Boxing (and for entertainment value) Floyd Mayweather @FloydMayweather: Mayweather is not scared of placing his crazy life on full display via Twitter. Whether he posts Twitpics, name-checks rapper friends, or just let posts his thoughts, followers are sure to be entertained.


Here is the article in full or go to: http://www.ibtimes.com/articles/355620/20120623/50-best-athletes-follow-twitter.htm?page=all











Saturday, June 23, 2012 11:11 AM EDT

The 50 Best Athletes to Follow on Twitter

By Nicole Bartnik


Twitter has becoming an increasingly more accepted form of communication, which is resulting in both flattering and unflattering comments from celebrities.

Athletes are no different. Many famous sports figures have used Twitter as a form of clarification or to make a point they feel isn’t being addressed by the mainstream media.

Others athletes simply use it as a form of publicity, and as a way to interact with their fan base. Then there are the celebrity athletes who simply want to make a public comment, no matter how trivial it is.

Here is a list of famous current and former professional athletes who have a loyal following or deserve one based on their interesting tweets.


Kaka @KAKA: Brazilian midfielder Kaka became the world’s first athlete to reach 10 million Twitter followers and is 16th in the list of most-followed tweeters. Kaka tweets in Portuguese, English, and Spanish, tweets photos of himself and other soccer stars, and even responds to fans and followers who tweet him.

Cristiano Ronaldo @Cristiano: One of the most recognizable figures in sports, Cristiano Ronaldo, or his PR team, tweets on his page nearly every day, primarily about soccer. Sometimes the Portuguese star announces contests and sweepstakes to win signed memorabilia. Not bad.

Stuart Holden @stuholden: The midfielder for the Bolton Wanderers uses his Twitter page to present entertaining thoughts on everything from soccer, bros, and even underpants. Of course, he also poses deep philosophical questions to his followers like he did in this June 16 tweet: “is it humanly possible to eat a single grape and be done?”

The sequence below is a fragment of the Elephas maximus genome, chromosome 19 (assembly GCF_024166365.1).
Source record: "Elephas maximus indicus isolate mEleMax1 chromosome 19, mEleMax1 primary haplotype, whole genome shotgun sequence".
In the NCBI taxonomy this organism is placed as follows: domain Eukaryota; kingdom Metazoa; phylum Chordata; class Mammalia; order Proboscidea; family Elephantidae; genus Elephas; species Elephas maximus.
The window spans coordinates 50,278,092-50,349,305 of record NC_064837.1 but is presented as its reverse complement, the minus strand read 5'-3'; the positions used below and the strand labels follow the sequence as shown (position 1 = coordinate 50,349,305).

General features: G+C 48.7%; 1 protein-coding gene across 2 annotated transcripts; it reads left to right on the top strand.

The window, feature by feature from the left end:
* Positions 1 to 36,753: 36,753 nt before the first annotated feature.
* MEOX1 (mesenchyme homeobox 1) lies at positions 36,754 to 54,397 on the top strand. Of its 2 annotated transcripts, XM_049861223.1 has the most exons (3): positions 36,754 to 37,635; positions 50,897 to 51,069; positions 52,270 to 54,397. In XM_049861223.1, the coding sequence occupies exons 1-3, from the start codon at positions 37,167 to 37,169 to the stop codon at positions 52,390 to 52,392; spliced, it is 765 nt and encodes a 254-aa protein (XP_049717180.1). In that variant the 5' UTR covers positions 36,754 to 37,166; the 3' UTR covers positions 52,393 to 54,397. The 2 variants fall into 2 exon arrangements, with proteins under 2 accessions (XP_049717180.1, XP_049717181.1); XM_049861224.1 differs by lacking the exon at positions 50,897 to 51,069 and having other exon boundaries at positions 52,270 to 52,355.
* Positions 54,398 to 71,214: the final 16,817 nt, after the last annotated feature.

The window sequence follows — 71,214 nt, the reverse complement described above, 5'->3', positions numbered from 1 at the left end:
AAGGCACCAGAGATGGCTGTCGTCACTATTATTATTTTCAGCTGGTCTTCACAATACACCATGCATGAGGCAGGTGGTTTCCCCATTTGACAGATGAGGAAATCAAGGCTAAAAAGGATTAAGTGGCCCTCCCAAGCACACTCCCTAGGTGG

Cesc Fabregas @cesc4official: The central midfielder for Barcelona and Spanish national team posts a little bit of everything on his Twitter account, which boasts over three million followers. If you are a Fabregas fan, you can find out all about his dinner plans, injury rehab, and his whereabouts.

Wayne Rooney @WayneRooney: Despite having over four million followers, Rooney engages with fans on Twitter. He presents his opinion on events in the sports world and loves tweeting about playing video games with teammates.

Ronaldinho @10Ronaldinho: If you speak Portuguese, then you should probably follow Ronaldinho on Twitter. If you don’t speak the language, you should probably still follow him simply because he is one of the greatest players of his generation.

Hope Solo @hopesolo: Ever since the World Cup, it seems as though the world can’t get enough of Hope Solo, so you might as well follow her on Twitter. Solo tweets daily about soccer, and how she keeps herself busy.

Alex Morgan @alexmorgan13: Girl next door and mega-star athlete, Morgan keeps her Twitter account casual, and updates her followers about her day-to-day life and thoughts.

Ray Hudson (@liverayhudson): Some consider Hudson the most annoying broadcaster in sports, but he certainly is colorful with some of the oddest references and analogies you can think of for soccer.


Shaquille O’Neal @SHAQ: Now a TNT broadcaster, O’Neal is one of the funniest figures in sports, and even in retirement is capable of saying something hilarious. After all, his bio does read “Very quotatious. I perform random acts of Shaqness.”

LeBron James @KingJames:  James has been known to be honest, and at times reckless with his Twitter. His tweets have made news, but recently, James has shown a softer side, posting pictures of his children, whom he is quite proud of.

Dwight Howard @DwightHoward: Howard uses his Twitter to respond to many of his over three million followers. Recently, he has also been using his account to promote various charitable causes.

Steve Nash @SteveNash: One of the greatest Canadian athletes of all time, the seven-time NBA All-Star still might have the most entertaining Twitter account in sports. In December of 2011, he even posted this gem: “Patches of chest hair are growing back nicely after my echo cardiogram. Which is Nice.”

Lamar Odom : Player for the Dallas Mavericks and husband to Khloe Kardashian, Odom uses his Twitter to interact with his fans. He tries responding to answer most tweets he gets and also tweets links to charities and foundations.

Charles Barkley @CHARLESBARRKLEY: Perhaps the most outspoken man in sports, Barkley has had funny exchanges on Twitter, though he normally saves his best material for Ernie and Kenny on TNT. One of his postings included a back and forth with actor Daniel Baldwin.